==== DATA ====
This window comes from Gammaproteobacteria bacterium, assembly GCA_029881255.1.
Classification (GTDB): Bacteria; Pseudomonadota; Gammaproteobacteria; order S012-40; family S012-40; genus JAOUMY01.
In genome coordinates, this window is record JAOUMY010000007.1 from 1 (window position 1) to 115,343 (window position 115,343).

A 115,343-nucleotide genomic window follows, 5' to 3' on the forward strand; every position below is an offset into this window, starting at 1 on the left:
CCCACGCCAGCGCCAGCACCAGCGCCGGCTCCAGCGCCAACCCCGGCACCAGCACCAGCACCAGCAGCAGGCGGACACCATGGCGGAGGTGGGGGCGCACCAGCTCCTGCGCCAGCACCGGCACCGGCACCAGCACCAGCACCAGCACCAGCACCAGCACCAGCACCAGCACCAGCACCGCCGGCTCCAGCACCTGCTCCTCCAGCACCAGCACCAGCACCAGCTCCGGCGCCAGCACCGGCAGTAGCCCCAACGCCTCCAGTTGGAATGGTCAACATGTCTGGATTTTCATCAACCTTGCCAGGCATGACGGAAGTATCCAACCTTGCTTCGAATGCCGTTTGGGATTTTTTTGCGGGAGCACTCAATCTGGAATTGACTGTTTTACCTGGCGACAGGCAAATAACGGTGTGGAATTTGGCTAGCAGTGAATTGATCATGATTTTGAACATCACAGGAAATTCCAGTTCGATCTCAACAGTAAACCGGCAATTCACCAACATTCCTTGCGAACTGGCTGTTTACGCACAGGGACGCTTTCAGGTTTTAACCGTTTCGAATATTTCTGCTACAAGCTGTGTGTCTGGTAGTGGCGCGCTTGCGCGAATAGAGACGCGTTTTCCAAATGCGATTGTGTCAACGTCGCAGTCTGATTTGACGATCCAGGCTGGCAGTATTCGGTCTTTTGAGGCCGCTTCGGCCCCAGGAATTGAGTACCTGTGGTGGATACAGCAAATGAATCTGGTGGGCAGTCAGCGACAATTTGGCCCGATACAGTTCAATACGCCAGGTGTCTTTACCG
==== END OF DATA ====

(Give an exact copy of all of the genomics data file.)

This window comes from Gammaproteobacteria bacterium, assembly GCA_029881255.1.
Classification (GTDB): Bacteria; Pseudomonadota; Gammaproteobacteria; order S012-40; family S012-40; genus JAOUMY01.
In genome coordinates, this window is record JAOUMY010000007.1 from 1 (window position 1) to 115,343 (window position 115,343).

A 115,343-nucleotide genomic window follows, 5' to 3' on the forward strand; every position below is an offset into this window, starting at 1 on the left:
CCCACGCCAGCGCCAGCACCAGCGCCGGCTCCAGCGCCAACCCCGGCACCAGCACCAGCACCAGCAGCAGGCGGACACCATGGCGGAGGTGGGGGCGCACCAGCTCCTGCGCCAGCACCGGCACCGGCACCAGCACCAGCACCAGCACCAGCACCAGCACCAGCACCAGCACCAGCACCGCCGGCTCCAGCACCTGCTCCTCCAGCACCAGCACCAGCACCAGCTCCGGCGCCAGCACCGGCAGTAGCCCCAACGCCTCCAGTTGGAATGGTCAACATGTCTGGATTTTCATCAACCTTGCCAGGCATGACGGAAGTATCCAACCTTGCTTCGAATGCCGTTTGGGATTTTTTTGCGGGAGCACTCAATCTGGAATTGACTGTTTTACCTGGCGACAGGCAAATAACGGTGTGGAATTTGGCTAGCAGTGAATTGATCATGATTTTGAACATCACAGGAAATTCCAGTTCGATCTCAACAGTAAACCGGCAATTCACCAACATTCCTTGCGAACTGGCTGTTTACGCACAGGGACGCTTTCAGGTTTTAACCGTTTCGAATATTTCTGCTACAAGCTGTGTGTCTGGTAGTGGCGCGCTTGCGCGAATAGAGACGCGTTTTCCAAATGCGATTGTGTCAACGTCGCAGTCTGATTTGACGATCCAGGCTGGCAGTATTCGGTCTTTTGAGGCCGCTTCGGCCCCAGGAATTGAGTACCTGTGGTGGATACAGCAAATGAATCTGGTGGGCAGTCAGCGACAATTTGGCCCGATACAGTTCAATACGCCAGGTGTCTTTACCG